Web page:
Content By Michael Huda

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By: Michael Huda

We frequently get calls from customers who can’t figure out why their color measurements vary, even when they’re using maintained devices. Why would a sample read one way one day, then slightly different another? Many times the culprit is thermochromaticity, and it becomes an even bigger problem as the seasons change.

Michael Huda’s picture

By: Michael Huda

Color is our perception of reflected light across the visible spectrum. When light hits an object, it absorbs some rays and reflects others. The color of light that reflects back into our eyes is the color we perceive. The more light an object absorbs, the darker it appears.

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By: Michael Huda

Speaking the language of color isn’t like telling someone your name and expecting him to remember it. Our minds just don’t process color like that.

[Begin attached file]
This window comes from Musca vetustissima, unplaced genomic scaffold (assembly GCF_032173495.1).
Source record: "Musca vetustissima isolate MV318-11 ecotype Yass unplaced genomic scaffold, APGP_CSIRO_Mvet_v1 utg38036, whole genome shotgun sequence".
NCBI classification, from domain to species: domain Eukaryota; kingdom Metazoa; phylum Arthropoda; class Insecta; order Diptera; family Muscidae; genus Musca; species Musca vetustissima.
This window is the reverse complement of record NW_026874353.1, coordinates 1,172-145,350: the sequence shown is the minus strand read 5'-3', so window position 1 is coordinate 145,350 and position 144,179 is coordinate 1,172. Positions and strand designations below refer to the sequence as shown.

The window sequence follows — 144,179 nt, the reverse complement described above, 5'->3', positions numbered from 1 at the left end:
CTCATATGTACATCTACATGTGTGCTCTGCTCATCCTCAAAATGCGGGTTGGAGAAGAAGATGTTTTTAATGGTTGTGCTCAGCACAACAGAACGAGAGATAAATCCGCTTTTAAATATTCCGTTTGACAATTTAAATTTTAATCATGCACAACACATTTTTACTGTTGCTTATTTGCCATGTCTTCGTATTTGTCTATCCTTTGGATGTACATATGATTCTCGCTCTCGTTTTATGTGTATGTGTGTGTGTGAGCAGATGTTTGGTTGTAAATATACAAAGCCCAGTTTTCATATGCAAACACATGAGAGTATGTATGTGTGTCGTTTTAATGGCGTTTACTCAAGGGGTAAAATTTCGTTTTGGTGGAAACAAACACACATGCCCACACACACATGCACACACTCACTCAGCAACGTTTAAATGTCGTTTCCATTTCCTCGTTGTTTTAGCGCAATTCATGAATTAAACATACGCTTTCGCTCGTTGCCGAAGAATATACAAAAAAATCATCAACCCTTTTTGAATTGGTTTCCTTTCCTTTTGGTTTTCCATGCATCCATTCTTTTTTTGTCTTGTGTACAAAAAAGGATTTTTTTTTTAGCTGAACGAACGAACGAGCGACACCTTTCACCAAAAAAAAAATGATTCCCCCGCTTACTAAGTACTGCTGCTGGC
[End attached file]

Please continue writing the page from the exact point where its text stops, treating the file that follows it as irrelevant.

While vague color descriptions are sufficient for many people—“Turn left at the blue house” or “Choose the reddest strawberries”—if you work in an industry where color is important, you need to know how to speak a much more specific color language.

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By: Michael Huda

What happens to products when color goes wrong? It’s wrong color that keeps discount stores in business. Copy paper that isn’t quite bright enough, a label with the wrong color red, or a pillowcase that’s a shade off from the rest of the sheets, and the product is rejected. A discounter can buy the whole lot for a fraction of the cost and sell it for profit.